The reaction to the scandal involving Tehelka’s editor-in-chief Tarun Tejpal has so far focused purely on punitive action. From the state machinery to society, the focus has been on ensuring justice for Tejpal's victim but once the dust settles it will perhaps be as important to note how such instances can be prevented in the future, and if they do take place how to tackle them.
The case of Tejpal could, as controversial Samajwadi Party MP Naresh Agarwal believes, affect the hiring of women on a larger scale since men could fear similar cases.
“I had feared that the new law could lead to a situation in which senior officials would avoid appointing women as their secretaries or assistants. This is happening. I have come across a number of top officials wary of appointing a woman to work under them," he was quoted as saying.
However, while Agarwal seems to have found a patriarchal route to prevent sexual harassment at the workplace, it is hardly the most practical one in an age when more women are entering the workplace.
A long term solution would involve greater education about what constitutes sexual harassment and Kiran Mazumdar Shaw, Managing director of Biocon, points out it first requires a sea change in attitudes.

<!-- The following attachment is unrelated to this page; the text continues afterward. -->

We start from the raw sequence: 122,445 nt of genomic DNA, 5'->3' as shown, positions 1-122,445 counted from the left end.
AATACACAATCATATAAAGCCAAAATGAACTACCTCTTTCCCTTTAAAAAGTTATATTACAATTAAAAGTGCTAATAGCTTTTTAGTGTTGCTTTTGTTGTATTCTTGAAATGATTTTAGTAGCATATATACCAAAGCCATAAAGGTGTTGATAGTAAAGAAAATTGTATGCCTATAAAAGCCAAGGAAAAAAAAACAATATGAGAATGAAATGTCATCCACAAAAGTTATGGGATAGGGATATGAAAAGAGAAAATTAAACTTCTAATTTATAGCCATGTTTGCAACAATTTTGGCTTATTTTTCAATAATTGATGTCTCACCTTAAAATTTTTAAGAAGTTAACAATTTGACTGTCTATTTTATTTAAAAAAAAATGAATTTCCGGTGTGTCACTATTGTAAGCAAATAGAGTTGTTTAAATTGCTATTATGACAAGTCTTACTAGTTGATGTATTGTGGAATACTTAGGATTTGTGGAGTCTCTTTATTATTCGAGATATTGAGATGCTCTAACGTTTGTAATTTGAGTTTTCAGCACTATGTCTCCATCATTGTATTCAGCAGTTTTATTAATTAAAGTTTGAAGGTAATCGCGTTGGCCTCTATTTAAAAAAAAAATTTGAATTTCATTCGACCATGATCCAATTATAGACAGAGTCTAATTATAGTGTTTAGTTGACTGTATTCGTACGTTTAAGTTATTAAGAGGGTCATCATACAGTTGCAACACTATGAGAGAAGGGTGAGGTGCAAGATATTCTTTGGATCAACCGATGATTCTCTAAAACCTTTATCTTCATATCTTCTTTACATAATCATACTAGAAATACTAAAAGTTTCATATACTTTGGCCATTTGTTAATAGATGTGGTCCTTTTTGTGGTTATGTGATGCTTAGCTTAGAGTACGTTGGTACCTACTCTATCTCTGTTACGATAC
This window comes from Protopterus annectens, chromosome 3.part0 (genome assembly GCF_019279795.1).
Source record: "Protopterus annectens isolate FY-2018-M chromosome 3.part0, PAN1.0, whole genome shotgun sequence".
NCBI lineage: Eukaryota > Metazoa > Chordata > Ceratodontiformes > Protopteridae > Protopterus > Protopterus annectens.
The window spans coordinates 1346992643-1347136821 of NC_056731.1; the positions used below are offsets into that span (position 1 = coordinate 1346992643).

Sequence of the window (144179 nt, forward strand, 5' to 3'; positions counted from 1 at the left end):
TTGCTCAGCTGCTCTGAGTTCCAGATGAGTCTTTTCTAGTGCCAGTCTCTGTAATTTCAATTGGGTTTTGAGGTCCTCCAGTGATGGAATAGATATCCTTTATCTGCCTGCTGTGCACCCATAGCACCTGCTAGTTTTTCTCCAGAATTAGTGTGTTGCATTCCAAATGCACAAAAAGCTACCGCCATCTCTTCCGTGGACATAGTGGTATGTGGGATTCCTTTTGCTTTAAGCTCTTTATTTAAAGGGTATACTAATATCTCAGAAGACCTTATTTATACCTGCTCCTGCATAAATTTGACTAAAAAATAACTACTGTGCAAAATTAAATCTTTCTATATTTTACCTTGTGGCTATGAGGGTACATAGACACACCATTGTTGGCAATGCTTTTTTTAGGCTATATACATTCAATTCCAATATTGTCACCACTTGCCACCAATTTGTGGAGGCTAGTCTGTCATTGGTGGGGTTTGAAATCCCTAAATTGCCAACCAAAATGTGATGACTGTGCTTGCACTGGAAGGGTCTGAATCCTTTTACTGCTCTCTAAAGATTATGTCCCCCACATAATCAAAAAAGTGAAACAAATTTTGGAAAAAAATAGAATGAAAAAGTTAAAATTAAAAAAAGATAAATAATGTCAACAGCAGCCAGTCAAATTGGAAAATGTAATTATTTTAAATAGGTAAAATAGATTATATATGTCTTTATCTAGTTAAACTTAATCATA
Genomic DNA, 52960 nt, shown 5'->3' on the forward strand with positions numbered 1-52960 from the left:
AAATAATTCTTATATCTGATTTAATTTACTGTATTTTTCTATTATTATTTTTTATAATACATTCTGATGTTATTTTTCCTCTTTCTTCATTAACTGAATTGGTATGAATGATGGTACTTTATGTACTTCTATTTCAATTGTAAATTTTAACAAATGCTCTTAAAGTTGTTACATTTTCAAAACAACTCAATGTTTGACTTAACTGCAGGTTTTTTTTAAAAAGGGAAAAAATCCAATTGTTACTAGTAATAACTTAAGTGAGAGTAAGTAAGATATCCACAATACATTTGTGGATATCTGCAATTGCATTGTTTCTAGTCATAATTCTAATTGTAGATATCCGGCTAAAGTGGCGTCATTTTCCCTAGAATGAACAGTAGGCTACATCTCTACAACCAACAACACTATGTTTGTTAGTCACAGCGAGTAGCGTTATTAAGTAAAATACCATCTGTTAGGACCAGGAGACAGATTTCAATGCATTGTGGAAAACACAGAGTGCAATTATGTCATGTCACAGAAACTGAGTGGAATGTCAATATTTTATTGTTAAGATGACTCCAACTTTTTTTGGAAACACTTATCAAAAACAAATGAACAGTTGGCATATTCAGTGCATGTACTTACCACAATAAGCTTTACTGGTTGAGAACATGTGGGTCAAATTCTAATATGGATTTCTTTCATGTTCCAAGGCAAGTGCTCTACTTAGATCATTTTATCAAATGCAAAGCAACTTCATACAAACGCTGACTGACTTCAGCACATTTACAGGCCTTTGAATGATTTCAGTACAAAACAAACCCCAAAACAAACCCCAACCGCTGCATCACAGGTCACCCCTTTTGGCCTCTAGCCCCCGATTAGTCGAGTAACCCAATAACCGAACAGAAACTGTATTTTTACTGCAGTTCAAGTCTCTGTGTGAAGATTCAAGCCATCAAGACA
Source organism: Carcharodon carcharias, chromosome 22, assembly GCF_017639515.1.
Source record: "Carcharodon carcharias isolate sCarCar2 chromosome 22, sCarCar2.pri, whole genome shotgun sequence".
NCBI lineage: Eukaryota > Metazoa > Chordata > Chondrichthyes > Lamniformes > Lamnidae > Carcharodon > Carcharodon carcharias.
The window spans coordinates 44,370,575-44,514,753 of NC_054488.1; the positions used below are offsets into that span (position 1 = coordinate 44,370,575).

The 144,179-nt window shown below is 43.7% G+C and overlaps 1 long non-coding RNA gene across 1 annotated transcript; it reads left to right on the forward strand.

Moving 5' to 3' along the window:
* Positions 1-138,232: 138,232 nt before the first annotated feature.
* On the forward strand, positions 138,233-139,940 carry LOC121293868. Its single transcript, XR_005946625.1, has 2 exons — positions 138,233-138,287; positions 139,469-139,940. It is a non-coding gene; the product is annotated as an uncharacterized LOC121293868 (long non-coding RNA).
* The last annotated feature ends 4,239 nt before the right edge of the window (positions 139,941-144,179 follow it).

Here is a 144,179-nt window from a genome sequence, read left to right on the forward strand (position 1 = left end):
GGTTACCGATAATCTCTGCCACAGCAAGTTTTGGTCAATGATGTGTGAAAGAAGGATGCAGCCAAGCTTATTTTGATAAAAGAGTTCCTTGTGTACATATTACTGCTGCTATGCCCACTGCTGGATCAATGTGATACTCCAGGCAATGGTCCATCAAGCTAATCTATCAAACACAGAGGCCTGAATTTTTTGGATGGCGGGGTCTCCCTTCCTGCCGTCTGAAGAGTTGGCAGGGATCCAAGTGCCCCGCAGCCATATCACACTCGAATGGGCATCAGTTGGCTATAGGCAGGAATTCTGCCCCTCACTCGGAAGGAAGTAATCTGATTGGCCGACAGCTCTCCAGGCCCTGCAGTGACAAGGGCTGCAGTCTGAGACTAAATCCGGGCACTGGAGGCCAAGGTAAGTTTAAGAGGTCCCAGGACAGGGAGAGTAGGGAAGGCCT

In an editorial in today’s Indian Express, she says this case offers us the chance to sensitise the corporate world and Indian society about the need for mutual respect between men and women, particularly when they are employees and employers.
It is imperative that employers and employees understand the importance of a moral code of conduct that is key to building an equitable work environment, which offers equal opportunities to men and women. After all, we live in a time when technology has created an open society, where there should be no gender barriers.
According to her, it isn’t enough to talk merely of regulation and punishment of perpetrators of sexual harassment and instead support a culture that allows for greater understanding.
Updated Date: Nov 29, 2013 14:10:12 IST